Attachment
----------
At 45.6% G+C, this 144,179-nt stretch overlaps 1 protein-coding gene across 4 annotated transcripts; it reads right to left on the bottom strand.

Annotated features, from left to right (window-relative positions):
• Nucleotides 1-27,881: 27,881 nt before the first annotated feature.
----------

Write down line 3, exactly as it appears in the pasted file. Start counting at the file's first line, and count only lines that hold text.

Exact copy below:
• Nucleotides 1-27,881: 27,881 nt before the first annotated feature.